Encuentra tu próximo/a libro favorito/a

Conviértase en miembro hoy y lea gratis durante 30 días
The Book-Bills of Narcissus
An Account Rendered by Richard Le Gallienne

The Book-Bills of Narcissus An Account Rendered by Richard Le Gallienne

Leer la vista previa

The Book-Bills of Narcissus An Account Rendered by Richard Le Gallienne

Longitud:
129 página
1 hora
Publicado:
Nov 26, 2013
Formato:
Libro

Publicado:
Nov 26, 2013
Formato:
Libro

Sobre el autor


Relacionado con The Book-Bills of Narcissus An Account Rendered by Richard Le Gallienne

Leer más de Richard Le Gallienne
Libros relacionados

Vista previa del libro

The Book-Bills of Narcissus An Account Rendered by Richard Le Gallienne - Richard Le Gallienne

Project Gutenberg's The Book-Bills of Narcissus, by Le Gallienne, Richard

This eBook is for the use of anyone anywhere at no cost and with

almost no restrictions whatsoever. You may copy it, give it away or

re-use it under the terms of the Project Gutenberg License included

with this eBook or online at www.gutenberg.net

Title: The Book-Bills of Narcissus

An Account Rendered by Richard Le Gallienne

Author: Le Gallienne, Richard

Release Date: January 25, 2004 [EBook #10826]

Language: English

*** START OF THIS PROJECT GUTENBERG EBOOK THE BOOK-BILLS OF NARCISSUS ***

Produced by Brendan Lane, Garrett Alley and PG Distributed Proofreaders

THE BOOK-BILLS OF NARCISSUS

AN ACCOUNT RENDERED BY RICHARD LE GALLIENNE

WITH A FRONTISPIECE BY ROBERT FOWLER

1895


TABLE OF CHAPTERS

I. INTRODUCTORY

II. STILL INTRODUCTORY, BUT THIS TIME OF A GREATER THAN THE WRITER

III. IN WHICH NARCISSUS OPENS HIS 'GLADSTONE'

IV. ACCOUNTS RENDERED

V. AN IDYLL OF ALICE SUNSHINE, WHICH REALLY BELONGS TO THE LAST CHAPTER

VI. THE SIBYLLINE BOOKS

VII. THE CHILDREN OF APOLLO

VIII. GEORGE MUNCASTER

IX. THAT THIRTEENTH MAID

X. 'IN VISHNU-LAND WHAT AVATAR?'

TO MILDRED

Always thy book, too late acknowledged thine,

Now when thine eyes no earthly page may read;

Blinded with death, or blinded with the shine

Of love's own lore celestial. Small need,

Forsooth, for thee to read my earthly line,

That on immortal flowers of fancy feed;

What should my angel do to stoop to mine,

Flowers of decay of no immortal seed.

Yet, love, if in thy lofty dwelling-place,

Higher than notes of any soaring bird,

Beyond the beam of any solar light,

A song of earth may scale the awful height,

And at thy heavenly window find thy face—

know my voice shall never fall unheard.

December 6th, 1894.

NOTE.—This third edition has been revised, and Chapter V. is entirely new.

CHAPTER I

INTRODUCTORY—A WORD OF WISDOM, FOUND WRITTEN, LIKE THE MOST ANCIENT, ON LEATHER

'Ah! old men's boots don't go there, sir!' said the bootmaker to me one day, as he pointed to the toes of a pair I had just brought him for mending. It was a significant observation, I thought; and as I went on my way home, writing another such chronicle with every springing step, it filled me with much reflection—largely of the nature of platitude, I have little doubt: such reflection, Reader, as is even already, I doubt less, rippling the surface of your mind with ever-widening circles. Yes! you sigh with an air, it is in the unconscious autobiographies we are every moment writing—not those we publish in two volumes and a supplement—where the truth about us is hid. Truly it is a thought that has 'thrilled dead bosoms,' I agree, but why be afraid of it for that, Reader? Truth is not become a platitude only in our day. 'The Preacher' knew it for such some considerable time ago, and yet he did not fear to 'write and set in order many proverbs.'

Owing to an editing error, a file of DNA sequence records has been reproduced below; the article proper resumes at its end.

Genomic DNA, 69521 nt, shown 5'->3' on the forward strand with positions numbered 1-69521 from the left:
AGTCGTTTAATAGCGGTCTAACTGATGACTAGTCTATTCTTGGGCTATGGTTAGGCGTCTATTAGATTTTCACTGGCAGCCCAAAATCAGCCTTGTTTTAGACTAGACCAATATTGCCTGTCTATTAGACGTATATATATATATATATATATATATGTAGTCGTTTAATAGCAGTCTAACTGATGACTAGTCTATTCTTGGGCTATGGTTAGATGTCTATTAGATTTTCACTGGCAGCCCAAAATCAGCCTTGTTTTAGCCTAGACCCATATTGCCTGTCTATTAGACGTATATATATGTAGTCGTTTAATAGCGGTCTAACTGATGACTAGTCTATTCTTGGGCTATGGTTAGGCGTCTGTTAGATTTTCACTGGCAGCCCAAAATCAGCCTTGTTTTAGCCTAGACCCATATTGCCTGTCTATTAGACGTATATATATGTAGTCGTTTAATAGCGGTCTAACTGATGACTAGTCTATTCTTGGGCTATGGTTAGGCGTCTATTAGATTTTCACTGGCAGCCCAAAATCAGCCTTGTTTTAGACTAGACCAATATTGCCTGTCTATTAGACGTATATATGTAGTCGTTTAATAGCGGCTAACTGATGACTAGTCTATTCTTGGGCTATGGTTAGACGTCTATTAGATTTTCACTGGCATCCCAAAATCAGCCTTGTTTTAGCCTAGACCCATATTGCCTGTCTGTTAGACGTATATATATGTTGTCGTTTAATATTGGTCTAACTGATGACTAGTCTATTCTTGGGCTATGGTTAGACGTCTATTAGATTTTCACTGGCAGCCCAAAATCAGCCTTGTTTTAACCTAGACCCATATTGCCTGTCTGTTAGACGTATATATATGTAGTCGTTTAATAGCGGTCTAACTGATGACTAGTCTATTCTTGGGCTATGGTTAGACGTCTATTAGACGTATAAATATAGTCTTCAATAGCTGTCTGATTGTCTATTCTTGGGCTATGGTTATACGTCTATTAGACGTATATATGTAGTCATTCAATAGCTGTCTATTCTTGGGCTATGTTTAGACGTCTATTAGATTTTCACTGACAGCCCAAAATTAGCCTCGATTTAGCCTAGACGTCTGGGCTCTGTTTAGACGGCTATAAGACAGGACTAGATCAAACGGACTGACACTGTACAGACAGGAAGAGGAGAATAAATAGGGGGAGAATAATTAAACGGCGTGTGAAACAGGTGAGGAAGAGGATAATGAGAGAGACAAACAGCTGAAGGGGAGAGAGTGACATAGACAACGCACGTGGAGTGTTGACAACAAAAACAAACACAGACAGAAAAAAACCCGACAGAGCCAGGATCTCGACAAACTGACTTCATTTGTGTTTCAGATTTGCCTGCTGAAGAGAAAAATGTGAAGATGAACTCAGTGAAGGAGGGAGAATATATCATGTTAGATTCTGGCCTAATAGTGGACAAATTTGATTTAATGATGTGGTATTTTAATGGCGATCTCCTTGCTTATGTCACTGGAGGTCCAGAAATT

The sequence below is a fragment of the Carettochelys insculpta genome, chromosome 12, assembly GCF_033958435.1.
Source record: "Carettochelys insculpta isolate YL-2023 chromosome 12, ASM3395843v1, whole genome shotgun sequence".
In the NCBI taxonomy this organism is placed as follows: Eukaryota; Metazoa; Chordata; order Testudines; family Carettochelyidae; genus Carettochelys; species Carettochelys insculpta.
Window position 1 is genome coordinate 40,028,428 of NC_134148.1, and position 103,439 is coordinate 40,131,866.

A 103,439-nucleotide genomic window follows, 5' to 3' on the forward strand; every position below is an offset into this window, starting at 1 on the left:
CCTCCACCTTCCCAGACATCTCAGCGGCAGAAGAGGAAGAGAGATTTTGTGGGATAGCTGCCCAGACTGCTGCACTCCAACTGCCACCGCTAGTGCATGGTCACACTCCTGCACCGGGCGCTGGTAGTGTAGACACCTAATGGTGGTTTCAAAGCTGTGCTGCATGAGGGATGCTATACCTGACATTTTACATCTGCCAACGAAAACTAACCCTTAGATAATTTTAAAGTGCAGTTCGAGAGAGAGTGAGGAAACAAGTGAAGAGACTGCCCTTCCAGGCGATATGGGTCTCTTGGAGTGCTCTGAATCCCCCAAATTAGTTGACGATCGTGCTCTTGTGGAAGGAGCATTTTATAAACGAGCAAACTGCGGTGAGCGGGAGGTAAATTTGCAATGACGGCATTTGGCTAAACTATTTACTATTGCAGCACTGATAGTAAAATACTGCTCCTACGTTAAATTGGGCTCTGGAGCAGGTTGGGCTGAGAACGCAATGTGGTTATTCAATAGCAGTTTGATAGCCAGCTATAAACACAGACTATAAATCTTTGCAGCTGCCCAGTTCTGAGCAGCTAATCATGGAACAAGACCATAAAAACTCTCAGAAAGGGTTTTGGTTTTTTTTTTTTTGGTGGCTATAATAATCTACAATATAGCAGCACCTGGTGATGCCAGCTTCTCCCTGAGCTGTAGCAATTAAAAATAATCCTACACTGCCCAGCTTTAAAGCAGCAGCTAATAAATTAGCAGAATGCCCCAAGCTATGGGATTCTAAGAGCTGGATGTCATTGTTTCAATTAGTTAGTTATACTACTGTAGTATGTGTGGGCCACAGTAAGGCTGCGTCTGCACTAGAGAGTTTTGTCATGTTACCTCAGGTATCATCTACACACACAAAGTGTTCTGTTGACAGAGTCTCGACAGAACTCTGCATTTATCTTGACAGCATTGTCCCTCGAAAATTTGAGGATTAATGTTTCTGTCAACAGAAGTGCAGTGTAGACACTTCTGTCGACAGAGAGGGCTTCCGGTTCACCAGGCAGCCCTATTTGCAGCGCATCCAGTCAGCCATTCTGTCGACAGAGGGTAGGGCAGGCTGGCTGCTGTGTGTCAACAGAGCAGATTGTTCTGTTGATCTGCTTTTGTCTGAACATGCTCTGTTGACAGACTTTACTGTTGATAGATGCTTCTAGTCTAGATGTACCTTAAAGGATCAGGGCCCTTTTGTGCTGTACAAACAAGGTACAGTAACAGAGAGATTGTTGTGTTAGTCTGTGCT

You have kept a diary for how many years? Thirty? dear me! But have you kept your wine-bills? If you ever engage me to write that life, which, of course, must some day be written—I wouldn't write it myself—don't trouble about your diary. Lend me your private ledger. 'There the action lies in his true nature.'

Yet I should hardly, perhaps, have evoked this particular corollary from that man of leather's observation, if I had not chanced one evening to come across those old book-bills of my friend Narcissus, about which I have undertaken to write here, and been struck—well-nigh awe-struck—by the wonderful manner in which there lay revealed in them the story of the years over which they ran. To a stranger, I am sure, they would be full of meaning; but to me, who lived so near him through so much of the time, how truly pregnant does each briefest entry seem.

To Messrs. Oldbuck and Sons they, alas! often came to be but so many accounts rendered; to you, being a philosopher, they would, as I have said, mean more; but to me they mean all that great sunrise, the youth of Narcissus.

Many modern poets, still young enough, are fond of telling us where their youth lies buried. That of Narcissus—would ye know—rests among these old accounts. Lo! I would perform an incantation. I throw these old leaves into the elixir vitae of sweet memory, as Dr. Heidegger that old rose into his wonderful crystal water. Have I power to make Narcissus' rose to bloom again, so that you may know something of the beauty it wore for us? I wonder. I would I had. I must try.

CHAPTER II